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25 for 25: The Earned Income Tax Credit

We are commemorating our 25th Anniversary with 25 posts about our history and accomplishments between now and the Spotlight Gala on September 15.  Join us for a celebration of Voices for Children and all of the organizations, lawmakers, and individuals who have supported our work on behalf of children.  For details, visit voicesforchildren.com/spotlight-gala.


Image via flickr from 401(K) 2012. Used under CC-Attribution.

The Earned Income Tax Credit (EITC) is widely considered to be one of the most effective government tools for addressing the issue of poverty.

The EITC was first enacted by the federal government as a tax credit for low- and moderate-income working families and individuals.  A taxpayer must have earnings from work in order to qualify.  It is designed to encourage and reward work, as well as to offset payroll and income taxes.

The EITC is “refundable,” which means that if the credit exceeds a low-wage worker’s tax liability, the balance is refunded to the worker.  The EITC’s primary recipients are working parents with children, though there is a small EITC for working adults without children.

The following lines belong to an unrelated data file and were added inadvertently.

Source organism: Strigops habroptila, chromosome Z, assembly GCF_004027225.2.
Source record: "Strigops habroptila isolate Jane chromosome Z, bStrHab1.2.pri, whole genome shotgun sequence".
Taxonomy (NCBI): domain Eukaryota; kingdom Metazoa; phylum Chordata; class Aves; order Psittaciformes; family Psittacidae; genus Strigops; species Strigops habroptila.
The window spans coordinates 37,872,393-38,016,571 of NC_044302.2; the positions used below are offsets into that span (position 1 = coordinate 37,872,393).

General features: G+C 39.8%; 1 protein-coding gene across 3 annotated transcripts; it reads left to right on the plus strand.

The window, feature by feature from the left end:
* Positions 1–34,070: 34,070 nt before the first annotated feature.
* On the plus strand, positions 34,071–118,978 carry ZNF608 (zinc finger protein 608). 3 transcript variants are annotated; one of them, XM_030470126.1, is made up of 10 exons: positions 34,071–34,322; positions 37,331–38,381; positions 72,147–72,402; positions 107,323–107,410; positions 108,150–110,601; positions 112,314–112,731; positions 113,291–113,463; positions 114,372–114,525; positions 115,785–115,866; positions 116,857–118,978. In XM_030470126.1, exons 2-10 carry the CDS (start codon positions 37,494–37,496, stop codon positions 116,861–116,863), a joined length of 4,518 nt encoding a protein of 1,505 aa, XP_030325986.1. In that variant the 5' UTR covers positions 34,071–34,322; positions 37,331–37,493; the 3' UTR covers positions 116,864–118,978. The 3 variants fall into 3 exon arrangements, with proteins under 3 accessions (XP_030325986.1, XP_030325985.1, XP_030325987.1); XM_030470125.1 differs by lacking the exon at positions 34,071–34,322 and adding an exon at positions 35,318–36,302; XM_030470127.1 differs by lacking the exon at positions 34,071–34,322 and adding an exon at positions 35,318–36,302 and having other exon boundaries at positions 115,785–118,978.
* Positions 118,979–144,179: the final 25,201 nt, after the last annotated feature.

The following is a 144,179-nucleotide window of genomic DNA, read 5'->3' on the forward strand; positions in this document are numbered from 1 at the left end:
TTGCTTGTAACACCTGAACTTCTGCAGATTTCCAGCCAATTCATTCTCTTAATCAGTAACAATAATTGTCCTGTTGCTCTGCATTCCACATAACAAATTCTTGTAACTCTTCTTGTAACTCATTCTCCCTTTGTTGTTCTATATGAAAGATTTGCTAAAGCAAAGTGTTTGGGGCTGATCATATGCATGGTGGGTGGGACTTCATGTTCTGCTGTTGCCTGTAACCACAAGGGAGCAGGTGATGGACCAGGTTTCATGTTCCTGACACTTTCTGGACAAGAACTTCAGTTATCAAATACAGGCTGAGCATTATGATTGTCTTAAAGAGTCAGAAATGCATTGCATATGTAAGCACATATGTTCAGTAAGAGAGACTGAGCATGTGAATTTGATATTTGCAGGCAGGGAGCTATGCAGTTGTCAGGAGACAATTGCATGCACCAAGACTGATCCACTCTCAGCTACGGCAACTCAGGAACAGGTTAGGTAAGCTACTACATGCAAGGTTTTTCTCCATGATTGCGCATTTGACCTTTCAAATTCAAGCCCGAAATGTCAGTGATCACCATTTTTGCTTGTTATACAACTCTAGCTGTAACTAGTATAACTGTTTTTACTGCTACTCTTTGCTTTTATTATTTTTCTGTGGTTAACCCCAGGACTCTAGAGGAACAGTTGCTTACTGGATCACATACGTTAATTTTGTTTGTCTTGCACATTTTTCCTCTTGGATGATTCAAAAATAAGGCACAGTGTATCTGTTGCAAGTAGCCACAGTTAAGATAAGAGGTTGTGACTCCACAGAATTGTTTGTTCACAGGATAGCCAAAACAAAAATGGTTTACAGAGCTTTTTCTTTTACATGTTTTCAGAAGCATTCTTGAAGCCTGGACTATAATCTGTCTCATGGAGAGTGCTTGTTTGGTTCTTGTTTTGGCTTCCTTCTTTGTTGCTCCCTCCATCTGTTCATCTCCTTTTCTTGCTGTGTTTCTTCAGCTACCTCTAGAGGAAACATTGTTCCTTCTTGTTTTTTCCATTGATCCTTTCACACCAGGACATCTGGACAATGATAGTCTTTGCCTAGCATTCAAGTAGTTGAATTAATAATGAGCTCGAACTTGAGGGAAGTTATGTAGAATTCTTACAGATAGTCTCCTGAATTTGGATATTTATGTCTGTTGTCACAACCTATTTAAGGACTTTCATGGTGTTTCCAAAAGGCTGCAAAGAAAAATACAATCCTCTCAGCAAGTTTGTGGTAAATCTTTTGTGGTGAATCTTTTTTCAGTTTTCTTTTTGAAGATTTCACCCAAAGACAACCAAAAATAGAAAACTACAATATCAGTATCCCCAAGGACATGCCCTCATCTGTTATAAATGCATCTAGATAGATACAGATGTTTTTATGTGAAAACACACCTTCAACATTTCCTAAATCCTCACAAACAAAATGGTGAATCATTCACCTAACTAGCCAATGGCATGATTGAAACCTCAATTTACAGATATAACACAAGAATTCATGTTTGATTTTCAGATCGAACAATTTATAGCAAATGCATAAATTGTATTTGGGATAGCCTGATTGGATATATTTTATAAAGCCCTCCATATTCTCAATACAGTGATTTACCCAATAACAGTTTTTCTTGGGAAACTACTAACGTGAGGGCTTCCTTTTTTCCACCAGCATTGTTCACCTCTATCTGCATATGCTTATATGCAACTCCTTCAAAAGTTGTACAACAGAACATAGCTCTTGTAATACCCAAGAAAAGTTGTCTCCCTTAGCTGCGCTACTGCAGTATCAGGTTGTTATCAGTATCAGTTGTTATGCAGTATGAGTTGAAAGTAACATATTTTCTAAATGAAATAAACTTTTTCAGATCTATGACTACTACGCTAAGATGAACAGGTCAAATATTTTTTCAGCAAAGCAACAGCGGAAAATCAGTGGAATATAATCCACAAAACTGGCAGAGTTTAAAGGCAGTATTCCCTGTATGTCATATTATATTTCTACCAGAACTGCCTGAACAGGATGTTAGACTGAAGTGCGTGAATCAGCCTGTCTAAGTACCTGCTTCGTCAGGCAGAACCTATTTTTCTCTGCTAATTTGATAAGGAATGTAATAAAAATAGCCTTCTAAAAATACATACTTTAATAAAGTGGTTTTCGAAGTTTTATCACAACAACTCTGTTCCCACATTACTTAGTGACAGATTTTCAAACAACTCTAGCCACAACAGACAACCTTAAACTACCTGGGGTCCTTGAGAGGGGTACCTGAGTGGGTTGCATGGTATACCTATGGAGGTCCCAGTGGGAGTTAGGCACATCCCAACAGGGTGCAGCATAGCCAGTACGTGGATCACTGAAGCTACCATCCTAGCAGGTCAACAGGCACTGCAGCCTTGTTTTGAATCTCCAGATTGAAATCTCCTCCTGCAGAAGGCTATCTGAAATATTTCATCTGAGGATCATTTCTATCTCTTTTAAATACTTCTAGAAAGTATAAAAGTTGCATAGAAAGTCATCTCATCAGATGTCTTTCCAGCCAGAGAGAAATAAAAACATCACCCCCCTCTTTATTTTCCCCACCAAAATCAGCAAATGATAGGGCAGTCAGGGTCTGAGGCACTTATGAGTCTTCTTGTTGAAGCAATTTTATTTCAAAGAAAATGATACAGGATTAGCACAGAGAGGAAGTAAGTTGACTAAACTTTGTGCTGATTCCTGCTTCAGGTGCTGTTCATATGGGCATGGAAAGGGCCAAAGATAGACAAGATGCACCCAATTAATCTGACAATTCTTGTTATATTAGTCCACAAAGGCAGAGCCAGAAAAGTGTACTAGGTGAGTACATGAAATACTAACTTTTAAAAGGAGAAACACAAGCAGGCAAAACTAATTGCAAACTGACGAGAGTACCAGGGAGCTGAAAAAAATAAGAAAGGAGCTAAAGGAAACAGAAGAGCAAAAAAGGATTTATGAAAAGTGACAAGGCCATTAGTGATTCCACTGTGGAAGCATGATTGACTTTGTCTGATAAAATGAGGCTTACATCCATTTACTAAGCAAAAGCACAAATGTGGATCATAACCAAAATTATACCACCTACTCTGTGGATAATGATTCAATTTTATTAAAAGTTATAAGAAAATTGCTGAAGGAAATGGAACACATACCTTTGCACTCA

In 2006, Voices for Children supported the establishment of a state EITC in Nebraska.  The intial credit was 8% of the federal credit, and, in 2007, we worked to support the passage of a bill to increase the credit to 10% of the federal credit.

Numerous studies have shown the impact that the EITC has on alleviating poverty.  The boost to income that this credit provides lifts many working families above the poverty line.

The EITC has also been shown to be effective at encouraging work, especially for single parents, because it ensures that low wage workers ultimately have more financial gain from their work efforts.  Newer research has even shown that this added income can also have a positive impact on children’s school performance.

In 2010, the state credit was claimed by 131,559 Nebraska households, putting over $27 million back in the wallets of hard working Nebraskans.  We will continue to work to ensure that this credit is preserved and improved so that it remains an effective tool for moving families out of poverty.


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